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Physics 2016-2017

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---- For First Class ----

New students will receive everything they need to complete the first assignment during the science skills workshop.
Returning students can pick up textbooks and papers in August.

Assignment Sheet

General Information

Class Time: Tuesdays, 9:45 a.m. to 12:00 p.m.

Location: Springton Lake Presbyterian Church, Route 252, Newtown Square

Teacher: Lisa Swieson (610.355.9174,

Textbook: Physics: Principles and Problems (Glencoe/McGraw-Hill, ©2002) and Student Lab Manual

Overview. This is a rigorous physics course, appropriate for all college-bound students, especially those planning to major in science or engineering. Students should be motivated and willing to work hard. Students will gain an understanding of basic principles and apply math skills to the solution of physics problems. Weekly labs will give students hands-on opportunities to apply concepts learned.

Class Particulars: Each week, the first hour of class will be spent reviewing concepts and assignments. The second hour will be spent in lab. The last class session of each semester will be devoted to a practical lab exam.

Students are expected to bring the following to class each week: textbook, notebook, pen and pencil, folder/binder for handouts, calculator, and all written assignments (see below). Graph paper, ruler, and protractor will be needed for many labs. See complete supply list.

Dress Code: Students should wear comfortable (not baggy) clothing that is easily washable or that you don’t mind getting dirty. Long hair must be tied back. No open-toed shoes, bracelets, rings, or loose jewelry should be worn. Protective gloves, aprons, and safety glasses will be provided when needed.

Assignments: Each student will receive an assignment sheet, which will list all of the assignments for several weeks at a time. (Assignments will also be posted in the PDF library on the left.) The assignment sheet can also be used to track hours or days, if desired. Assignments will include:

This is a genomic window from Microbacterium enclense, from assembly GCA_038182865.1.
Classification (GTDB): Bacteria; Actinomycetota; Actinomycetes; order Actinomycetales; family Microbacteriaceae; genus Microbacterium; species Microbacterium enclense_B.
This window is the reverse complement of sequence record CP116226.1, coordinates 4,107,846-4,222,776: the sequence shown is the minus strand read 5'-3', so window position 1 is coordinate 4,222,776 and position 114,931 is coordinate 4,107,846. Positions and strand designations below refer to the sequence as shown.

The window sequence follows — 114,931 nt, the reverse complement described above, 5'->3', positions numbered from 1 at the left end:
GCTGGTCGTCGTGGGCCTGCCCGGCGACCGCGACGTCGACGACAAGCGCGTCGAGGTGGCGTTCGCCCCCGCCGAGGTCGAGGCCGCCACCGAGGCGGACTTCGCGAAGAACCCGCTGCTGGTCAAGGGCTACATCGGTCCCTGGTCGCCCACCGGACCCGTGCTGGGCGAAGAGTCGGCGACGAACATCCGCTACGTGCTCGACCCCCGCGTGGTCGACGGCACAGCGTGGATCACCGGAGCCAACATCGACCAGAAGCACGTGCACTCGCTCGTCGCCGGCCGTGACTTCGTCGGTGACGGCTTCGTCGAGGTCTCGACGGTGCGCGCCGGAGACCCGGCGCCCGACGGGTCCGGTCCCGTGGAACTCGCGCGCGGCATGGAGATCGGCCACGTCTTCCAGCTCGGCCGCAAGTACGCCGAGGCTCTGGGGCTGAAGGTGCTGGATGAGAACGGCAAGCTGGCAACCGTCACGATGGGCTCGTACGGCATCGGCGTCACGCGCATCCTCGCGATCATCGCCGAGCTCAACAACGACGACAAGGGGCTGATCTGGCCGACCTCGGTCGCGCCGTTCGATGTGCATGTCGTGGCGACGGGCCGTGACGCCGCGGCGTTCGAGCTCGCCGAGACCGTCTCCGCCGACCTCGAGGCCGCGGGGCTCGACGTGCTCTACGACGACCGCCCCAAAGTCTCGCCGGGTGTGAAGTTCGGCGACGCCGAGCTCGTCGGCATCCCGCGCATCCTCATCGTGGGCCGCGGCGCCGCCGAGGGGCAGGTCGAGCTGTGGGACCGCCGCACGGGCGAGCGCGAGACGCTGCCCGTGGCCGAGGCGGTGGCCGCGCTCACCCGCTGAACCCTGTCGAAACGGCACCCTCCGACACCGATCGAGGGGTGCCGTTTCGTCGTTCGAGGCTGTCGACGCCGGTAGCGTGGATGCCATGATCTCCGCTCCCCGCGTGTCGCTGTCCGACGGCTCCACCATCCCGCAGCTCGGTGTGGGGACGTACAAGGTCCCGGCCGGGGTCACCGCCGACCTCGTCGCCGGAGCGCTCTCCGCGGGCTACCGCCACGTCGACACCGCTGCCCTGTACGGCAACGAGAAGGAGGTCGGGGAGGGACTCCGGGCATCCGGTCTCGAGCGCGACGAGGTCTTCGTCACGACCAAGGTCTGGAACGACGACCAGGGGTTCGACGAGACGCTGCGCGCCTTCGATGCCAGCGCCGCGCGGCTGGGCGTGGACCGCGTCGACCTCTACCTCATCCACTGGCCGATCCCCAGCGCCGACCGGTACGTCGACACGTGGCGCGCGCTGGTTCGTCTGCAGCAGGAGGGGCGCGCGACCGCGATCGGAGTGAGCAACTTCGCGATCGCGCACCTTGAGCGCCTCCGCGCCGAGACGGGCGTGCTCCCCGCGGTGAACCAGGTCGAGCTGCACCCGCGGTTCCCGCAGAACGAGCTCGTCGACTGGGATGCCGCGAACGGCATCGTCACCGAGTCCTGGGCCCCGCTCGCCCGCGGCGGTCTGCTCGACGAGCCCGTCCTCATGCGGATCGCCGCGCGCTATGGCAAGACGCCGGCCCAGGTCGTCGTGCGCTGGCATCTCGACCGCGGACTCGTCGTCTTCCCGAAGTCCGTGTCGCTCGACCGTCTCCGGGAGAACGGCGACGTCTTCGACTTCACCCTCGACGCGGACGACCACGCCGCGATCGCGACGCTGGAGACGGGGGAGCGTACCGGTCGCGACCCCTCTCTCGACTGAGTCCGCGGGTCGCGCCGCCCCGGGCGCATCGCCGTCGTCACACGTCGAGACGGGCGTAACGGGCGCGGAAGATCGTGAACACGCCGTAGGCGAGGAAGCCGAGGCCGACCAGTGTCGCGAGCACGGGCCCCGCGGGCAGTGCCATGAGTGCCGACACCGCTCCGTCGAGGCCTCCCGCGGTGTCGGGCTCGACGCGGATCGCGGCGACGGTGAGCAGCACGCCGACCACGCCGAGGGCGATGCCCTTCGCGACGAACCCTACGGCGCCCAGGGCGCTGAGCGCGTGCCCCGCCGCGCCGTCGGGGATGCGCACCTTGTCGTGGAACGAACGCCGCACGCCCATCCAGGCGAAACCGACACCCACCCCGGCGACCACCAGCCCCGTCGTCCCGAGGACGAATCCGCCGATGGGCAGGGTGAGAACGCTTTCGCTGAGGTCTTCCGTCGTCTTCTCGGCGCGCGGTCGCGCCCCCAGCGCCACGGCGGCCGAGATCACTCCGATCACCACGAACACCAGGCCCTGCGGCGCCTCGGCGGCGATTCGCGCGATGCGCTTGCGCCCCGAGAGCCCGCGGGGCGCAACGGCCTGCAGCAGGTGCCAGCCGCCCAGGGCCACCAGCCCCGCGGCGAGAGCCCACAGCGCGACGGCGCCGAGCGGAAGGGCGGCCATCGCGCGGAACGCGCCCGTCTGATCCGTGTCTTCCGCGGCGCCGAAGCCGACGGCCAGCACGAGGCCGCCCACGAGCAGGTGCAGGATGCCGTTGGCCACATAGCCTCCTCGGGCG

• Readings. Students will be expected to read 2 or 3 sections (around 25 pages) each week from the assigned textbook.

  • Lab Prep. Each week, students will receive instructions to prepare for the next lab. These may involve readings or written work.

  • Lab Report. A short write-up of each lab will be due the week following the lab. I recommend writing up the lab report Tuesday afternoon or evening, while everything is still fresh in the student’s mind.

  • Other Written Assignments. Most reading assignments will have corresponding written assignments, either questions or problems, that are intended to solidify the students’ understanding of the readings. If any student encounters difficulty with these written assignments, s/he should contact me by phone or email for extra help.

  • Unit Tests. At the end of each unit, students will be given a take-home test, which will consist of questions and problems very similar to the ones the students have been doing for homework. Tests should be taken on the date indicated and mailed to me the following day so that I can score them before the next class. These are not open book, so I ask each parent (please!) to supervise these tests and sign them before mailing them back to me. There will be a total of 8 tests during the year.